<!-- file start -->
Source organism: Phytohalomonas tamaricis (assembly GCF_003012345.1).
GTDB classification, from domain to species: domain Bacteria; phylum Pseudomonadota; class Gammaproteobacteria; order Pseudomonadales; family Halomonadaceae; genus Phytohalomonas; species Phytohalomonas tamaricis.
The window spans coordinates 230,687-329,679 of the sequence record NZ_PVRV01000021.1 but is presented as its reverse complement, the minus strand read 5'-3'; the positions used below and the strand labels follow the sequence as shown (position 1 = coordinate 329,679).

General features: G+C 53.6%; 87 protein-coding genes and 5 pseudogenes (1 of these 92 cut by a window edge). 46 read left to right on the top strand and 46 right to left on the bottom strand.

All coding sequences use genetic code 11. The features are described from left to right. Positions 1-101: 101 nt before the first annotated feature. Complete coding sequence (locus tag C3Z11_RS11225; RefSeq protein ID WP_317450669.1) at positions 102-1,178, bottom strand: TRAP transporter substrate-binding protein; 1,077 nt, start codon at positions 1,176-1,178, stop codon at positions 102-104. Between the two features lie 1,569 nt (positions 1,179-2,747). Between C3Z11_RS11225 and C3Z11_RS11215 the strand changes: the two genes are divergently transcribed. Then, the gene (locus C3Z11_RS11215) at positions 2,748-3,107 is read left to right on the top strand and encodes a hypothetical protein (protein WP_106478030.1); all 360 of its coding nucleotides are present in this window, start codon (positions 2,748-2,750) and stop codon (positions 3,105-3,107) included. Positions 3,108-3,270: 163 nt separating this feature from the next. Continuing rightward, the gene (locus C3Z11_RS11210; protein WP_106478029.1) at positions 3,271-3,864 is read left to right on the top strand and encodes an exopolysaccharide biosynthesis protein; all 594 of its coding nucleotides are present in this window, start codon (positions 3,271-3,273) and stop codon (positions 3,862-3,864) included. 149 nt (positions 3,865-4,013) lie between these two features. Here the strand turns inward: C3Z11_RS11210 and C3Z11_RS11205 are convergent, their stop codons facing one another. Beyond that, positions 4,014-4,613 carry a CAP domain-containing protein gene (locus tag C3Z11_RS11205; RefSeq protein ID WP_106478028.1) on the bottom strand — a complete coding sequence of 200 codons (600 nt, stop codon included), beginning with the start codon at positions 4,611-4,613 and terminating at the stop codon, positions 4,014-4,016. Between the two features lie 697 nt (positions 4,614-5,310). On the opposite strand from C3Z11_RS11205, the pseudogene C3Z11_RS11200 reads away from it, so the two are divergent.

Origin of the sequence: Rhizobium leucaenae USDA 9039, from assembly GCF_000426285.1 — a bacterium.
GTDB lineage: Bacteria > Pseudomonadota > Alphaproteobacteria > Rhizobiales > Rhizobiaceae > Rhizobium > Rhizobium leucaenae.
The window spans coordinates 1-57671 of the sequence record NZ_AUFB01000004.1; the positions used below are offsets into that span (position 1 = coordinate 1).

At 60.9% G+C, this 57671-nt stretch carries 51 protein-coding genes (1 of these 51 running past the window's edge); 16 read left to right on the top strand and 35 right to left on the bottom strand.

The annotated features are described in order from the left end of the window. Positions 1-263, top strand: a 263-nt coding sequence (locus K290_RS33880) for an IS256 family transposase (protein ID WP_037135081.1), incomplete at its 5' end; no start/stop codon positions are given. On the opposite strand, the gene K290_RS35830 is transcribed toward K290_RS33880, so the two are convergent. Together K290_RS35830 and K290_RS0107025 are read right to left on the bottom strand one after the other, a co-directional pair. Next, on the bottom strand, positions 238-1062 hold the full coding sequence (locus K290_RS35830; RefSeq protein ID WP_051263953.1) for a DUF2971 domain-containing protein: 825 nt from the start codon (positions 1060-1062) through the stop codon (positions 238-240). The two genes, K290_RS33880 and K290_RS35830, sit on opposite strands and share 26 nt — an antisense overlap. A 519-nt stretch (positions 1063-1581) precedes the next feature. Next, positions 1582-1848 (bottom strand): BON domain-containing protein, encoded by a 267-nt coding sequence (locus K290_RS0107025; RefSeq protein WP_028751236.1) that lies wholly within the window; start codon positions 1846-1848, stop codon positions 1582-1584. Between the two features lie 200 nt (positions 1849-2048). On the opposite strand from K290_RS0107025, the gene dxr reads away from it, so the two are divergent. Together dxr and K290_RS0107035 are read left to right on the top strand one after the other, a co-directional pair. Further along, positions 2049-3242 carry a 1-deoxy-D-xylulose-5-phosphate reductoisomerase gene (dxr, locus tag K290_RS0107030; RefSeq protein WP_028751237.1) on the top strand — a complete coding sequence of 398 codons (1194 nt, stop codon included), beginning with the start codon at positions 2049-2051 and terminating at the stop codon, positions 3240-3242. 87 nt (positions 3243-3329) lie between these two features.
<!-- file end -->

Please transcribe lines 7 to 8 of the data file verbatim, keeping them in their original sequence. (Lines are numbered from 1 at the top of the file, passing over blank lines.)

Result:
GTDB lineage: Bacteria > Pseudomonadota > Alphaproteobacteria > Rhizobiales > Rhizobiaceae > Rhizobium > Rhizobium leucaenae.
The window spans coordinates 1-57671 of the sequence record NZ_AUFB01000004.1; the positions used below are offsets into that span (position 1 = coordinate 1).